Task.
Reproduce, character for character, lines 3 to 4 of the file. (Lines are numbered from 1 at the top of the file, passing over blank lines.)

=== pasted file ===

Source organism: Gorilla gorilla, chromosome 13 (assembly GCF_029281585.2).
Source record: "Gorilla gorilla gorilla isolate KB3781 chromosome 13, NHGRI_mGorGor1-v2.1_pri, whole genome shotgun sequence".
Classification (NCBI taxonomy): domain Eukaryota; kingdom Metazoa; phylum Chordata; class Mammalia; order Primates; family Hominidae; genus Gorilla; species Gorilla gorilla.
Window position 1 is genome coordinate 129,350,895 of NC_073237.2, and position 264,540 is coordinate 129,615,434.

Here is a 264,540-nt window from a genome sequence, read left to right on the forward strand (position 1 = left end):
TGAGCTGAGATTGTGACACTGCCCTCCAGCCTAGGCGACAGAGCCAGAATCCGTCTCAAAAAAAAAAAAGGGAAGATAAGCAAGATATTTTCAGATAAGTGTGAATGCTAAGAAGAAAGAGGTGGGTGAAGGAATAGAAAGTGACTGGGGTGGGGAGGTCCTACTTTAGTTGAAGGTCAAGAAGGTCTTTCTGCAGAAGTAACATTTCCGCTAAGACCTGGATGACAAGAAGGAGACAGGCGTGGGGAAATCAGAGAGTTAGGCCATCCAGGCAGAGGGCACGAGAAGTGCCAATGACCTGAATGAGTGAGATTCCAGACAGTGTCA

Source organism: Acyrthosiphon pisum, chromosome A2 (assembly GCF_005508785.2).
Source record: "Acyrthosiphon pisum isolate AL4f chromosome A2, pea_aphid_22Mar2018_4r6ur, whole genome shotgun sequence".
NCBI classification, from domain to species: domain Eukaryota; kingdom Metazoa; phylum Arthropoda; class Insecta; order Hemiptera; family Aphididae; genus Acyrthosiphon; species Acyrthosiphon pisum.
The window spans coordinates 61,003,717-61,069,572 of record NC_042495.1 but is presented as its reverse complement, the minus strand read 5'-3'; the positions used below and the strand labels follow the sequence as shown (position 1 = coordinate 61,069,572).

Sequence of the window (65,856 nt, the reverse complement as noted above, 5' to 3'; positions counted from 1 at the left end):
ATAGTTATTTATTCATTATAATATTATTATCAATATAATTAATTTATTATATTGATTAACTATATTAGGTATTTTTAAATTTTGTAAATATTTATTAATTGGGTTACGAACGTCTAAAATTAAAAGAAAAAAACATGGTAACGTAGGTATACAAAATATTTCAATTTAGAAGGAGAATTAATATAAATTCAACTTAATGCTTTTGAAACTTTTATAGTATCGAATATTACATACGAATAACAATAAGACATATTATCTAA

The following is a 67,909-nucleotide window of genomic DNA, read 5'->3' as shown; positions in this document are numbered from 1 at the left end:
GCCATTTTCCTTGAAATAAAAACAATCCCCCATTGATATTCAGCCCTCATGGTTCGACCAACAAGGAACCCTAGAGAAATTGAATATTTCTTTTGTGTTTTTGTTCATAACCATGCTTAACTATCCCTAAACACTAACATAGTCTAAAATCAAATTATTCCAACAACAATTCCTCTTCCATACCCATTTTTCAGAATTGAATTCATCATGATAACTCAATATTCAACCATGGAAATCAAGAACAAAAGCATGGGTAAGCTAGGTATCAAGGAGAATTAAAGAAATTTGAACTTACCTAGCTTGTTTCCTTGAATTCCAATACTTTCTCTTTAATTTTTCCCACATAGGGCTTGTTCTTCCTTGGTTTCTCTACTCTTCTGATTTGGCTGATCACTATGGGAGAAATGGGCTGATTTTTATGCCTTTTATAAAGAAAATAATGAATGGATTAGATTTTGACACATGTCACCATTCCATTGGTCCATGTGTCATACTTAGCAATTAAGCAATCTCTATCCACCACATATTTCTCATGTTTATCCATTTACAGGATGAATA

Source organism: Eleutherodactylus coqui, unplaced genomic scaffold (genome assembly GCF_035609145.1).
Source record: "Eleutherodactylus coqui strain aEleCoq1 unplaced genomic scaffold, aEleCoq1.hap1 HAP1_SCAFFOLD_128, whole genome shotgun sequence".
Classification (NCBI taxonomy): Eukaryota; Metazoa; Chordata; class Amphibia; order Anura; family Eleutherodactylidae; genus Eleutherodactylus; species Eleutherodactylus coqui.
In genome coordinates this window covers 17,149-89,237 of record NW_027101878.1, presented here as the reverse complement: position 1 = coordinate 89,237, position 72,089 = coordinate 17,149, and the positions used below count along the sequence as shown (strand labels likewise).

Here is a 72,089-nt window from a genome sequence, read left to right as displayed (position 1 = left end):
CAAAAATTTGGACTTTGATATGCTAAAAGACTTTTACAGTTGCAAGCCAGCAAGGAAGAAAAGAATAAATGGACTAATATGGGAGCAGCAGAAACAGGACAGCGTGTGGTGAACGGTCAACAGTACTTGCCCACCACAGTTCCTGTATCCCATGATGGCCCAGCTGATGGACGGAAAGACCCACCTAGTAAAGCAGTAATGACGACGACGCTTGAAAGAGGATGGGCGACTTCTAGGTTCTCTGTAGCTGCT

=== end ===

Classification (NCBI taxonomy): domain Eukaryota; kingdom Metazoa; phylum Chordata; class Mammalia; order Primates; family Hominidae; genus Gorilla; species Gorilla gorilla.
Window position 1 is genome coordinate 129,350,895 of NC_073237.2, and position 264,540 is coordinate 129,615,434.